Farm to Table Benefit for Kahilu Theatre and PA‘I Foundation

Farm to table will take on new meaning at the Farm to Table benefit event for Kahilu Theatre and PA‘I Foundation on June 1st: all the food – meats, dairy products and produce – will come from the farm literally footsteps away from the table.

The Kahilu Theatre photo by Jane Sibbett

The Kahilu Theatre photo by Jane Sibbett

Real Farm at Waikii Ranch, the home of Tim Bostock and Melanie Holt and their family, is the venue for this special meal. Bostock is the director of Kahilu Theatre in Waimea; Holt is the organic farmer who is overseeing all the provisions for the afternoon meal that will be prepared by Honolulu chef Mark Noguchi.

Lamb, turkey and pork are on the menu, all raised on the farm. An extensive array of vegetables will be harvested including artichokes, asparagus, fennel, tomatoes, fava beans, mange-tout peas, cabbages, brussel sprouts, kale, sweet potato, carrot, lettuce, celery, Swiss chard, cucumber and eggplant. No doubt Meyer lemons, basil, rosemary, lavender, nasturtiums and borage will also make an appearance on the plate.

Daughter Jasmine “Jazzy” Bostock will be displaying cheeses made from fresh milk provided by Buttercup, the Jersey cow. Feta will likely be paired with beets in a salad and fresh eggs from the hens will also be incorporated into the meal.

Noguchi will be checking on the harvest the week before the event. Formerly with Kona Village, “Gooch” is known for his commitment to using locally grown food products in his menus.

In addition to the fine spread of fresh and tasty food, there will be entertainment by Komakakino and Hamajang. Guests will be seated on the lawn under a tent with outstanding views of Mauna Kea and the Kohala Coast. VIP tickets include special seating, a champagne and chef’s selected pupu menu, meet and greet with Chef “Gooch, ” personal farm tour with Tim and Mel, and intimate reception with Robert Cazimero at the piano. Tables of 10 can be reserved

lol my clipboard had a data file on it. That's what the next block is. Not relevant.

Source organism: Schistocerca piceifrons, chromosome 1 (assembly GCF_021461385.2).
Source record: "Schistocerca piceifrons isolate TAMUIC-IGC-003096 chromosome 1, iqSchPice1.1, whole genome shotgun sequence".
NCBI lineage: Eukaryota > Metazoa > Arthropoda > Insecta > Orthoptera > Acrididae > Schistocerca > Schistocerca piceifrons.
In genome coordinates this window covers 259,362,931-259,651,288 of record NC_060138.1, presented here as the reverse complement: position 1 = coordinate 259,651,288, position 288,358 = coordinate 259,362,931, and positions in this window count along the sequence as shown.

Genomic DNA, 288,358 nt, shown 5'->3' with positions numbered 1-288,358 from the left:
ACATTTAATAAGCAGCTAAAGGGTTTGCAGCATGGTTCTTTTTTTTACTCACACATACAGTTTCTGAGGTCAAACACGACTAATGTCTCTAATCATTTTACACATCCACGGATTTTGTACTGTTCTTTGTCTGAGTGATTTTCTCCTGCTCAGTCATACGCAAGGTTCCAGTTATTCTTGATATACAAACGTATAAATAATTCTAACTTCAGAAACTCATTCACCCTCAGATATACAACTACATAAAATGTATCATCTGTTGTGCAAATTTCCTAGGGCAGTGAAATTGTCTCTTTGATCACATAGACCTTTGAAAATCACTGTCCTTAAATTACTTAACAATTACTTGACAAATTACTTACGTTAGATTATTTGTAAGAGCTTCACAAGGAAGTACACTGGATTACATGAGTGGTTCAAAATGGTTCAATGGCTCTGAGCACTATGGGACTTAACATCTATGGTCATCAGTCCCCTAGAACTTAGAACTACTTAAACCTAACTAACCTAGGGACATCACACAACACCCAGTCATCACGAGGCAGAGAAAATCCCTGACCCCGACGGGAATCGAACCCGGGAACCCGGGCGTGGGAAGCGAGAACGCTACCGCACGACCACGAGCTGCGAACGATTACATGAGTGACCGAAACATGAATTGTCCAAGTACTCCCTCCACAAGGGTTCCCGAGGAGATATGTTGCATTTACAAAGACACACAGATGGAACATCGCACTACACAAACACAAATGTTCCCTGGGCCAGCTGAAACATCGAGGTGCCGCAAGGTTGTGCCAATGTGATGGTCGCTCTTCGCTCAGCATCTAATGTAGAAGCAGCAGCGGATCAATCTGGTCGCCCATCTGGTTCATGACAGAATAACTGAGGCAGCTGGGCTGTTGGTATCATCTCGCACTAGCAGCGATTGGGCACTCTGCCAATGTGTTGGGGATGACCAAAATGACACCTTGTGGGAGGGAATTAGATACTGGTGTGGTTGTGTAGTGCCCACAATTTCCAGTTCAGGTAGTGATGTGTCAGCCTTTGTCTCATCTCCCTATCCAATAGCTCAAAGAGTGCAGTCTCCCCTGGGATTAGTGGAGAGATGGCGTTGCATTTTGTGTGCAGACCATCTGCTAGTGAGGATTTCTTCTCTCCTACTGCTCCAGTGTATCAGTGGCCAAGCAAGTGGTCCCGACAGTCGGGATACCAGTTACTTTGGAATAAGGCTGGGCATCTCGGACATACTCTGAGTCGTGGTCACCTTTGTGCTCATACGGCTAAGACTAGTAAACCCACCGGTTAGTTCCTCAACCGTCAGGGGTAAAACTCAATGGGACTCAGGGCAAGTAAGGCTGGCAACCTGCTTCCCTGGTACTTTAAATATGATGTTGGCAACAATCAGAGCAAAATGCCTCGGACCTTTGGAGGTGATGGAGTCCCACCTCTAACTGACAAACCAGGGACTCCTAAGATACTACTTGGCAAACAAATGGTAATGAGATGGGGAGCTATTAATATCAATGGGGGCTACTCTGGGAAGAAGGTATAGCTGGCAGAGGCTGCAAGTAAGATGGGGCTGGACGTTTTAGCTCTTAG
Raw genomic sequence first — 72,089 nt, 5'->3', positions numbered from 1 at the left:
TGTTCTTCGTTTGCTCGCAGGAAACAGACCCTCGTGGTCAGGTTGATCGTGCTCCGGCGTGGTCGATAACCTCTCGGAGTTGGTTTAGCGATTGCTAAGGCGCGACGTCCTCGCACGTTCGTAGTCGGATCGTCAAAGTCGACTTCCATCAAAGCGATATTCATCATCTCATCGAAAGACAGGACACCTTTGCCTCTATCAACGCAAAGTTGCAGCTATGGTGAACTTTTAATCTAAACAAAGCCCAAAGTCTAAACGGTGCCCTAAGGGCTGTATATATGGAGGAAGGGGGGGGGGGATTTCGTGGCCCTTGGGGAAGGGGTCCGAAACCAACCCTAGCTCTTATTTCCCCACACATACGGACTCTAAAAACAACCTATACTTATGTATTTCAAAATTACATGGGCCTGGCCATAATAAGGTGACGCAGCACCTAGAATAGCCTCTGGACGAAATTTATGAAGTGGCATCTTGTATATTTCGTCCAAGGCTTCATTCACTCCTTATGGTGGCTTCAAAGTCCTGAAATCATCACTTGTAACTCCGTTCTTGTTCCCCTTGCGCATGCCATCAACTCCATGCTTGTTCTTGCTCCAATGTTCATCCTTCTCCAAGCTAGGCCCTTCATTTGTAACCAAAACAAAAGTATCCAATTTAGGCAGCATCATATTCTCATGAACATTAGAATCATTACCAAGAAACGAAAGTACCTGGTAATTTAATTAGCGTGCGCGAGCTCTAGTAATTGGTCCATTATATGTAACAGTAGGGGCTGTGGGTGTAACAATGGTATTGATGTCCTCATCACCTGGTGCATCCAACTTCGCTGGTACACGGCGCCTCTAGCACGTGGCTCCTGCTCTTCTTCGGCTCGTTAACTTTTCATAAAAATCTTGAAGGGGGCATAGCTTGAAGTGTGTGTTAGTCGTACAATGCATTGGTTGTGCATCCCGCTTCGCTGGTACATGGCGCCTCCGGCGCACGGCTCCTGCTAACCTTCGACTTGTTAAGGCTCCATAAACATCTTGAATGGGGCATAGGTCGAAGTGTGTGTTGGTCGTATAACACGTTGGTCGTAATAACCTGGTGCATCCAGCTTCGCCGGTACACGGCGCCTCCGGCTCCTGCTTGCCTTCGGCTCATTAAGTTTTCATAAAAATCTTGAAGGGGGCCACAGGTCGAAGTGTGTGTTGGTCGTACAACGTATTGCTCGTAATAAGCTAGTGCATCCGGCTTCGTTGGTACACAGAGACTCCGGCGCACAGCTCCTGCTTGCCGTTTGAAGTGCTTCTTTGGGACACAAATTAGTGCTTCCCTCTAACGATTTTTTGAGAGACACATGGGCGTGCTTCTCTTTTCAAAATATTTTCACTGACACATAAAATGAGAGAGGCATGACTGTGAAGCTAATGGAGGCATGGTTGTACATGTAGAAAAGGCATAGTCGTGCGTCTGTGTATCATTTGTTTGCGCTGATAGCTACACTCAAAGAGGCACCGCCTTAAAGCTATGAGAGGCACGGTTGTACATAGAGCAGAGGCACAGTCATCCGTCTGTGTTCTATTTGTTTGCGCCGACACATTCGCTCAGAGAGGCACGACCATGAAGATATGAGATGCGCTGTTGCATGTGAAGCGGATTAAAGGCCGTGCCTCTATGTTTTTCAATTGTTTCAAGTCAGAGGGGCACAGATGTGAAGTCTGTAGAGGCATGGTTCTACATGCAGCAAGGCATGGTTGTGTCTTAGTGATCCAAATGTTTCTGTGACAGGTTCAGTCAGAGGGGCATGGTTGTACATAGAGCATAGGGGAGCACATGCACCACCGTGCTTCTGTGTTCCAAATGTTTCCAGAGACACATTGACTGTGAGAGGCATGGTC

The event will benefit Kahilu Theatre, Waimea town’s premier performing arts venue, and PA‘I Foundation, dedicated to the preservation and perpetuation of Hawaiian cultural traditions.

Kahilu Farm to Table

Tickets are $150 per person, $250 for VIP Early Admission. The event begins at 1pm for VIP and 2pm for all others at Waikii Ranch. For tickets go to: http://kahilutheatre.org/Showinfo/Farm-to-Table.

Portia Doubleday Receives Golden Honu Award at Big Island Film Festival

Last night at the Big Island Film Festival, there was a celebrity salute and reception for actress Portia Doubleday.

Big Island Film Festival Founder & Executive Leo Sears presents Doubleday with a Golden Honu Award

Big Island Film Festival Founder & Executive Leo Sears presents Doubleday with a Golden Honu Award

Portia was awarded a “Golden Honu” award for being a “Star to Watch”.   She answered questions from folks attending the Festival and then afterwards people got to meet with her and have a reception that was sponsored by Kenwood Wines and the Fairmont Orchid.

The reception sponsored by Kenwood Wines and the Fairmont Orchid

The reception sponsored by Kenwood Wines and the Fairmont Orchid